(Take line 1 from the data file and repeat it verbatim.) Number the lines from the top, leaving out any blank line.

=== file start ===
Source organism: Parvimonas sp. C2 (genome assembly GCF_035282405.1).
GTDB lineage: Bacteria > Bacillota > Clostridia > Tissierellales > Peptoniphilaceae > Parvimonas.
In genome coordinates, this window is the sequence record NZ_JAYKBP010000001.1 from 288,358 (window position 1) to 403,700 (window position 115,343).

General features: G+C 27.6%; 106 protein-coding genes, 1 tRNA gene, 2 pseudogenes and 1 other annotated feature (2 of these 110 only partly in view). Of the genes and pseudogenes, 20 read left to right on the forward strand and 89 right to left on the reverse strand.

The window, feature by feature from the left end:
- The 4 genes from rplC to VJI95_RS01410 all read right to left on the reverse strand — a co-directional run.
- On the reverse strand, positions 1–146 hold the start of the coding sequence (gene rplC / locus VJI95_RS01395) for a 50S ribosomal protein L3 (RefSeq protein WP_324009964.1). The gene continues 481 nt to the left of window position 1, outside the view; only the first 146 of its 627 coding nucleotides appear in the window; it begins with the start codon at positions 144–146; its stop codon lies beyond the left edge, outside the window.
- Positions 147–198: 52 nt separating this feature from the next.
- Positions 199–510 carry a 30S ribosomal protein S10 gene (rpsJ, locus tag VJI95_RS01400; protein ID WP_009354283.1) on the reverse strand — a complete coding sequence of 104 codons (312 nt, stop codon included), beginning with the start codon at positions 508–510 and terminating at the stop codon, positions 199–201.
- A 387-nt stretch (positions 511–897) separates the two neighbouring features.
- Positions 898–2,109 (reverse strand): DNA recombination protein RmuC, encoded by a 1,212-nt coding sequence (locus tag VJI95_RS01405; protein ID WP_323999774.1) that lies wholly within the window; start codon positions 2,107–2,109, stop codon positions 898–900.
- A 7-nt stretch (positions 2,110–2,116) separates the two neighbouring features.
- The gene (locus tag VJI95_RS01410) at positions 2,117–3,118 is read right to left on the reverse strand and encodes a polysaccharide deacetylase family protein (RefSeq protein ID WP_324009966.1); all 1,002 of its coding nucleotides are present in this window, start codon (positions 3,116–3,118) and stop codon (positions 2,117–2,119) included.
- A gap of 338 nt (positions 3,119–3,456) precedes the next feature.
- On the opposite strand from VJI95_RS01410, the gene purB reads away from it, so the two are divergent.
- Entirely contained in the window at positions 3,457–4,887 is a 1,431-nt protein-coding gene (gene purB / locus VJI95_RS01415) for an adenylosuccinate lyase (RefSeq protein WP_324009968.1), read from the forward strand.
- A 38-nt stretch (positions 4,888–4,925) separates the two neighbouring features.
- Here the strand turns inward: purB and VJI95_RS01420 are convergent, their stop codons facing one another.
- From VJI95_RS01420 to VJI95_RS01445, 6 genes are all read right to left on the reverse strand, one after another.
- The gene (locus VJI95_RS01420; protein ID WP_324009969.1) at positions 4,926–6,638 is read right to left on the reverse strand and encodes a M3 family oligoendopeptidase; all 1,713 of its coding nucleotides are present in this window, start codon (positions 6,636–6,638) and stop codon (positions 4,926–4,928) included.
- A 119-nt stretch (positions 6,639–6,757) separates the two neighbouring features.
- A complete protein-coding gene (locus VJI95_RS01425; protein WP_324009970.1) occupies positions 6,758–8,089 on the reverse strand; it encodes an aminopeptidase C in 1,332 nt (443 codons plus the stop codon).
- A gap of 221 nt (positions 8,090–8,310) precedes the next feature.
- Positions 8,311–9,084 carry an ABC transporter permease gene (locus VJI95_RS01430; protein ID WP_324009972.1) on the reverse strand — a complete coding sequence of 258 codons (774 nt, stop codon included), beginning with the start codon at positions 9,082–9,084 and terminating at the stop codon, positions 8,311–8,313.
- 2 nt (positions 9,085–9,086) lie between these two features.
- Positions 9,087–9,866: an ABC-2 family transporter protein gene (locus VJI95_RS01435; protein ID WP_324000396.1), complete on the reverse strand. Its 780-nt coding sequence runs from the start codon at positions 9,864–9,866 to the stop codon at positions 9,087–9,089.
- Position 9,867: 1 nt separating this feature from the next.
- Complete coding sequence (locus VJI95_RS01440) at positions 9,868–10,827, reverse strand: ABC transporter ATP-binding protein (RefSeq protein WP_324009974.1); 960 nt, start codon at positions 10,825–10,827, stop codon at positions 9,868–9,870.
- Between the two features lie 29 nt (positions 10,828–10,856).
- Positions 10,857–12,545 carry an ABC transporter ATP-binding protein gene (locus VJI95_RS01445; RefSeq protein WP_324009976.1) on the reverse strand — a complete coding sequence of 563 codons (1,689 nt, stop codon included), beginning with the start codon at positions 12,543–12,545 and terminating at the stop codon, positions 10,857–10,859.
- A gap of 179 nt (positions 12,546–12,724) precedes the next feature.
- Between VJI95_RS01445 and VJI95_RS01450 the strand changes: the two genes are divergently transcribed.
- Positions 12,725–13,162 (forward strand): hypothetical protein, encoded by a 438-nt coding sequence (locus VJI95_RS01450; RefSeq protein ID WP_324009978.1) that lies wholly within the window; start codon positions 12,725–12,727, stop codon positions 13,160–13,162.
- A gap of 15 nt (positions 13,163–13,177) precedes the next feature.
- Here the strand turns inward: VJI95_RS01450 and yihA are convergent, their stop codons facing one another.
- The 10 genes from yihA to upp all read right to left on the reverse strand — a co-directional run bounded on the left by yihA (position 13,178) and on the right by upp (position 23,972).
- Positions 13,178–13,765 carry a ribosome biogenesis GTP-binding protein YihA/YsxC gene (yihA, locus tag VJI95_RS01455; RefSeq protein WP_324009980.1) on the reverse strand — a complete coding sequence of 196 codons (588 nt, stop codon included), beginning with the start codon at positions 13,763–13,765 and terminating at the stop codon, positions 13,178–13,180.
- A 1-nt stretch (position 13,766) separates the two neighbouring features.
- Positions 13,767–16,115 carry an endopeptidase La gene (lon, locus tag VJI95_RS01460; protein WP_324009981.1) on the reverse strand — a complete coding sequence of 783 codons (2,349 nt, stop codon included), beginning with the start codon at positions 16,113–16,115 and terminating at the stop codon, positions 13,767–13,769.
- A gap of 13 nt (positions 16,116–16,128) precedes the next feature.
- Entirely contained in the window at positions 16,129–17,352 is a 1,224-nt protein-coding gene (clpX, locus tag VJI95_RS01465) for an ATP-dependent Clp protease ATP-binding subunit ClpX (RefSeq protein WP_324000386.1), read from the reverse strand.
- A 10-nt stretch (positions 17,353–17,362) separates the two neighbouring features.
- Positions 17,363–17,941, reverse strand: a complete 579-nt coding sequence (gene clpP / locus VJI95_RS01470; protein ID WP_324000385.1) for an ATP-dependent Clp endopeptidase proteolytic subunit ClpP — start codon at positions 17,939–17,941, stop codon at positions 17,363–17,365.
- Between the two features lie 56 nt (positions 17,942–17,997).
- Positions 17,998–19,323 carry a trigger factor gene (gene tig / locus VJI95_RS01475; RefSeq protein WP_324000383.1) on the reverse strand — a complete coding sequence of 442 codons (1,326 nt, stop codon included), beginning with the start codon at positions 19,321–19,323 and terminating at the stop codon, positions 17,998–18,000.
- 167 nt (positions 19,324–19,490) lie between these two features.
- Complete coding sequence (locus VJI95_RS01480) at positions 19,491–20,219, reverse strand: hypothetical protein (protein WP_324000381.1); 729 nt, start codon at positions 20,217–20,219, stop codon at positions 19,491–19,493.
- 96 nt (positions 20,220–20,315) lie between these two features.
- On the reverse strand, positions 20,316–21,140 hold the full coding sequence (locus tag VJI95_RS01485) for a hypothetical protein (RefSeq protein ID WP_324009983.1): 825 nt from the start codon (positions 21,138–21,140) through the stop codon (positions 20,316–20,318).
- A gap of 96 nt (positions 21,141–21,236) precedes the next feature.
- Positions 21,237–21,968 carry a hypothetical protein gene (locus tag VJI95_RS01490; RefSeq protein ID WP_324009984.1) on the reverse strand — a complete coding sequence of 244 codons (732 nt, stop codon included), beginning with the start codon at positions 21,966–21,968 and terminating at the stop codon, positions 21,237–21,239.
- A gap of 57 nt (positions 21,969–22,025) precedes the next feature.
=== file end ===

Source organism: Parvimonas sp. C2 (genome assembly GCF_035282405.1).